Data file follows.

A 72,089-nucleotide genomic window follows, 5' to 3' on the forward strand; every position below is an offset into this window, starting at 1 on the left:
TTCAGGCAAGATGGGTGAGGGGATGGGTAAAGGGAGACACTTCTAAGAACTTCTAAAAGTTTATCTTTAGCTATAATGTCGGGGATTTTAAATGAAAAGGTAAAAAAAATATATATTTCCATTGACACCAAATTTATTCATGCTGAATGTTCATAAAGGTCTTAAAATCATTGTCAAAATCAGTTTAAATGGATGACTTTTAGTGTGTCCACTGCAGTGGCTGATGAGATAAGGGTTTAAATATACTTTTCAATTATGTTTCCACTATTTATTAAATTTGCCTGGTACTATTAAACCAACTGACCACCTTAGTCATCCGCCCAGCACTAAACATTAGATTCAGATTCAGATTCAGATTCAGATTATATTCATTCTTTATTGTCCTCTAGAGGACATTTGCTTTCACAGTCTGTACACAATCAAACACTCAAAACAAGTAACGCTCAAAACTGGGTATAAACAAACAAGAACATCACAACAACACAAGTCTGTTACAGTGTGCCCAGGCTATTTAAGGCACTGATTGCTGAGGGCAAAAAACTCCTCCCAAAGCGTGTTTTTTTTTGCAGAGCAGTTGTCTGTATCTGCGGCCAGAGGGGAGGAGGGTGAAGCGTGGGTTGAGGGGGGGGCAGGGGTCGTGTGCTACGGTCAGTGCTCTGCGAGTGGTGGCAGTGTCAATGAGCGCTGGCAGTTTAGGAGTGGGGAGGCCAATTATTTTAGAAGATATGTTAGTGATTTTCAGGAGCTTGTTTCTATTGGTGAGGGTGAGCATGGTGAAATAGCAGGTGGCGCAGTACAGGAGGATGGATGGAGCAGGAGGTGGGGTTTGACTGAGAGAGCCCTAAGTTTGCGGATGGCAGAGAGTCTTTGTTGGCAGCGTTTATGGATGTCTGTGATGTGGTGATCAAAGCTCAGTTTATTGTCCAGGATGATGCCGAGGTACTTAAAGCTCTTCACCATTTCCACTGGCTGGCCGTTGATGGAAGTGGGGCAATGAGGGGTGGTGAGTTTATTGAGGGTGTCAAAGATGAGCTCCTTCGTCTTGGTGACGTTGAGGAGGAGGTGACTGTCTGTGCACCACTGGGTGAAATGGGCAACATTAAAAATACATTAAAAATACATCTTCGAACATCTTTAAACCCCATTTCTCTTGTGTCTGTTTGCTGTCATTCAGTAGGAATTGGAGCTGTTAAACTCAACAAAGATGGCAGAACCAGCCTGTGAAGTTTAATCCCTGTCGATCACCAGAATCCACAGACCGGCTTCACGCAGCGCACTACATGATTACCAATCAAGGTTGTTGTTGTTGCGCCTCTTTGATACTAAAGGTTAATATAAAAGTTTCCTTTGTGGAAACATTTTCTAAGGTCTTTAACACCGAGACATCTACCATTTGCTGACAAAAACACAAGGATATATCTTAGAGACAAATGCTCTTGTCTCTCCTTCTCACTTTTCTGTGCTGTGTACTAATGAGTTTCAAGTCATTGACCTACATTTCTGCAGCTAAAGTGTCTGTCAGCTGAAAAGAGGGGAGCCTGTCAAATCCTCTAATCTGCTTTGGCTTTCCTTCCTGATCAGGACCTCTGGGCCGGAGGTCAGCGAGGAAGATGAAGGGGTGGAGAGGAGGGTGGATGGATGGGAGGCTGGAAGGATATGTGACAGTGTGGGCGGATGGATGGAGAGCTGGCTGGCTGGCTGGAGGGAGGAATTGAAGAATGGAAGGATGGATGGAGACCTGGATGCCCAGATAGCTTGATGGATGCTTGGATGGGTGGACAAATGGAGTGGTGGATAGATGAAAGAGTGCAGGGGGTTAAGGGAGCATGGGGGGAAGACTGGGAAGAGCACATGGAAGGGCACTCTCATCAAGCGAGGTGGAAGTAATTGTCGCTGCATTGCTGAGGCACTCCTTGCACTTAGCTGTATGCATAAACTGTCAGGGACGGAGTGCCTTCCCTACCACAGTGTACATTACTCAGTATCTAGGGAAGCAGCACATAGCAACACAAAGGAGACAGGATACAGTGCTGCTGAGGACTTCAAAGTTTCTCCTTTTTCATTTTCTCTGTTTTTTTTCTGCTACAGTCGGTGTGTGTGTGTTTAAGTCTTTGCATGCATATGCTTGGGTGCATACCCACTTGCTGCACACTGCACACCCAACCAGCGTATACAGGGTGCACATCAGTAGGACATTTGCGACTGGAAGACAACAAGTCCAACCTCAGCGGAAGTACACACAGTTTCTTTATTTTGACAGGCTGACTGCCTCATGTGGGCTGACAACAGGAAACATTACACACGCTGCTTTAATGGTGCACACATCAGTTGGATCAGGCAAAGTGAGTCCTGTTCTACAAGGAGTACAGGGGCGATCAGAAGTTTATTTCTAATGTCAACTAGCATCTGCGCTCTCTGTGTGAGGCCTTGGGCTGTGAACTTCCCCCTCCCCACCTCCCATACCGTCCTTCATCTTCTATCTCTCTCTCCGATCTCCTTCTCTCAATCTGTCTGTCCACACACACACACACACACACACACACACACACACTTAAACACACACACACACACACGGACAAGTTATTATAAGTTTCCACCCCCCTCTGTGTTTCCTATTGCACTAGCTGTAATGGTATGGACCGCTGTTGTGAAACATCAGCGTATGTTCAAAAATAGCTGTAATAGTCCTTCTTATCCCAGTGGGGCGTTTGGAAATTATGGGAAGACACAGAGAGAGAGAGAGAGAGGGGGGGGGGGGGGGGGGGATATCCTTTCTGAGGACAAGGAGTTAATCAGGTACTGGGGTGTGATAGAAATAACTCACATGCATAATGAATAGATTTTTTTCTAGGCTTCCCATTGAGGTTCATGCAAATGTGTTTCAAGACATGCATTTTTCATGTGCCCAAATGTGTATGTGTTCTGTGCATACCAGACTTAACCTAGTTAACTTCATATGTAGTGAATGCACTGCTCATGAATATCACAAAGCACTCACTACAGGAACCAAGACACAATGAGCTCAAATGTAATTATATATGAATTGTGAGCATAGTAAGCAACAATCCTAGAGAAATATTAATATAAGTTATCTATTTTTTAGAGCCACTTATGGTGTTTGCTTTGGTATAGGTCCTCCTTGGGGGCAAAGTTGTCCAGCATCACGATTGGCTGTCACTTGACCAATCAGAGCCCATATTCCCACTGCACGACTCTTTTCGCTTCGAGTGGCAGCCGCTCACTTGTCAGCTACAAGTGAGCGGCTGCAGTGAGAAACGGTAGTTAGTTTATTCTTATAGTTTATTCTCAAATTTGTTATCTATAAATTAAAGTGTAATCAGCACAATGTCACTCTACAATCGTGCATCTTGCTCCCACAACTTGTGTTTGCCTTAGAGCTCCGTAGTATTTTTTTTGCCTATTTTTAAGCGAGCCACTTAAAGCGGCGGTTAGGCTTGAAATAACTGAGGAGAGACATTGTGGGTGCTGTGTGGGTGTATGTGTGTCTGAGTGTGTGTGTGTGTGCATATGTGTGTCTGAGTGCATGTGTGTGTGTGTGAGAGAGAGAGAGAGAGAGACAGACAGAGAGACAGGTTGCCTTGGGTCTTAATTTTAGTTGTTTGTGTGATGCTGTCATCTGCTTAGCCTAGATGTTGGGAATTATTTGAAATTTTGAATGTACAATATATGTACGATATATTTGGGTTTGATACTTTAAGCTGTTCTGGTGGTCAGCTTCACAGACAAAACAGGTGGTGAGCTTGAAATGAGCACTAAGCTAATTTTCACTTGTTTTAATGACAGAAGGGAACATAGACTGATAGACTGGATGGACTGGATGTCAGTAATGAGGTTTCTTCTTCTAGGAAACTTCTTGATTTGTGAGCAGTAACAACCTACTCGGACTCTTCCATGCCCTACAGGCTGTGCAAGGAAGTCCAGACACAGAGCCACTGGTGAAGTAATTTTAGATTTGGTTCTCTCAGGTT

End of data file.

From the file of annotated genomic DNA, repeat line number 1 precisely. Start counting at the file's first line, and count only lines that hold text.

A 72,089-nucleotide genomic window follows, 5' to 3' on the forward strand; every position below is an offset into this window, starting at 1 on the left: